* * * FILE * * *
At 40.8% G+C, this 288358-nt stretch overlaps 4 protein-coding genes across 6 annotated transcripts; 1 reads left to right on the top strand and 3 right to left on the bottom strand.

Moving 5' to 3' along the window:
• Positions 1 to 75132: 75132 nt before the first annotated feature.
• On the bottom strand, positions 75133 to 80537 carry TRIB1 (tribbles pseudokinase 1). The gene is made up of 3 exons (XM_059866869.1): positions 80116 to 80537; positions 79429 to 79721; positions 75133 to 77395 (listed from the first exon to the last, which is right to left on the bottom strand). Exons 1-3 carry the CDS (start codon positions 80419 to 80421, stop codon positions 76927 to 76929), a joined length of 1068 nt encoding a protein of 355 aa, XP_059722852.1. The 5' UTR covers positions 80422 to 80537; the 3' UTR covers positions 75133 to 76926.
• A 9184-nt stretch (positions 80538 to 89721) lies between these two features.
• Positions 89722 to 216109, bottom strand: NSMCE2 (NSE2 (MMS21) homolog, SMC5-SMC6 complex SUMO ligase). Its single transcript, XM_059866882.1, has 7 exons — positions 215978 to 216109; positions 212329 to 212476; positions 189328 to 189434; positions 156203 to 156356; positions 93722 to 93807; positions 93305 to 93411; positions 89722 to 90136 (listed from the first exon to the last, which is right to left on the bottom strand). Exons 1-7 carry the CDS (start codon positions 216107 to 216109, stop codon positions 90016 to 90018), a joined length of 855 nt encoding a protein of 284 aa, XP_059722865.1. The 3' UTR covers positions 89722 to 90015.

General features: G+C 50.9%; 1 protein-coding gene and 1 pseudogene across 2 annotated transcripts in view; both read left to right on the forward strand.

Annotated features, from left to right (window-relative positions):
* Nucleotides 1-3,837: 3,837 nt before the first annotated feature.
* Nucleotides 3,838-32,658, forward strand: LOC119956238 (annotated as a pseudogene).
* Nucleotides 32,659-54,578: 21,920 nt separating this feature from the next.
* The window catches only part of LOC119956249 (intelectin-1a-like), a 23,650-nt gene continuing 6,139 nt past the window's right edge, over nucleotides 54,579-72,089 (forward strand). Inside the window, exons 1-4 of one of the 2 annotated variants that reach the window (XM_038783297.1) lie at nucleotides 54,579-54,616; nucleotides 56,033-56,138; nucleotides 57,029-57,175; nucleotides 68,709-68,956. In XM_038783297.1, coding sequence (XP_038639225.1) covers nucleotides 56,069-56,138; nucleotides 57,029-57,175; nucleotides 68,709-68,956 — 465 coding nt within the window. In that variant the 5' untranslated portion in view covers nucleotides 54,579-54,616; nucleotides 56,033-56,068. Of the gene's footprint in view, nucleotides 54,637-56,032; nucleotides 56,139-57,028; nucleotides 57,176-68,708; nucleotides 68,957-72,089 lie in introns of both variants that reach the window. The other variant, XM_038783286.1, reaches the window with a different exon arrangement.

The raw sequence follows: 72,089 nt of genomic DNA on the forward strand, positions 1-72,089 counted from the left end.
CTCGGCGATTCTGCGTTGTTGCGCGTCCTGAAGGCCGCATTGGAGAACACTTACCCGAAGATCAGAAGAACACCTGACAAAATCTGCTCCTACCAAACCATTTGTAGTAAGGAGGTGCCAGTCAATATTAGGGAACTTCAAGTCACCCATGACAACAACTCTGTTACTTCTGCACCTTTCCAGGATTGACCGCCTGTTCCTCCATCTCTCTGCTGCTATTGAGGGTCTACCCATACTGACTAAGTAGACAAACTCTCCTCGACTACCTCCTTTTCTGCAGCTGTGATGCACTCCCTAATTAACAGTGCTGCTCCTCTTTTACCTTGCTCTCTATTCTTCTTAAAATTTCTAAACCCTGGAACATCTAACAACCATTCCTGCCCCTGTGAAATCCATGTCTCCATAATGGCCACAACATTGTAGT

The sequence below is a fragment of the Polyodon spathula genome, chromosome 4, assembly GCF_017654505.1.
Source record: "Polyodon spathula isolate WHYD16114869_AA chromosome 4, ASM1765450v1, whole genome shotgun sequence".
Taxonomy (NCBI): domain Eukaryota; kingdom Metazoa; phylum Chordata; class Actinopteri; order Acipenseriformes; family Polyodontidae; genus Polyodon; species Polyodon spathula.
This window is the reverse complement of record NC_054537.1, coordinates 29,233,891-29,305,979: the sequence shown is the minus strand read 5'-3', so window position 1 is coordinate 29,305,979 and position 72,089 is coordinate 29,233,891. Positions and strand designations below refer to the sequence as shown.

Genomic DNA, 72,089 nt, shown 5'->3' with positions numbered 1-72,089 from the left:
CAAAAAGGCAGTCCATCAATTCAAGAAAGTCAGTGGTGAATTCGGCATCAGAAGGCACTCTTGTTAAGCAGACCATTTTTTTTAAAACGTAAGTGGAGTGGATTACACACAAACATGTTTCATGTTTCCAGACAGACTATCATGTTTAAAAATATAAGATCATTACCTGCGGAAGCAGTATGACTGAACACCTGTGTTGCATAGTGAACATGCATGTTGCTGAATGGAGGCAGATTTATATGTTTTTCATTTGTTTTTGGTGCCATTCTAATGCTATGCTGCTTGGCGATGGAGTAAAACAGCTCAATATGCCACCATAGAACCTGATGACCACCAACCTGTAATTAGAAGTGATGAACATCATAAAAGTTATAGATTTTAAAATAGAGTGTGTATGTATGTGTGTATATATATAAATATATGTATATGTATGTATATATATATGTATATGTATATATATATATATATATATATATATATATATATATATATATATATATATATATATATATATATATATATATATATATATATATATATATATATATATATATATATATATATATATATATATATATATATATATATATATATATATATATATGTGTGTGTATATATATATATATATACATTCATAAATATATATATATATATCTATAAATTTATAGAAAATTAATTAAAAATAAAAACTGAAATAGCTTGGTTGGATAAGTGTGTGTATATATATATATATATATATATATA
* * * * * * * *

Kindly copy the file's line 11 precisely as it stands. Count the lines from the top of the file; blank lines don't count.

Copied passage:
* Nucleotides 32,659-54,578: 21,920 nt separating this feature from the next.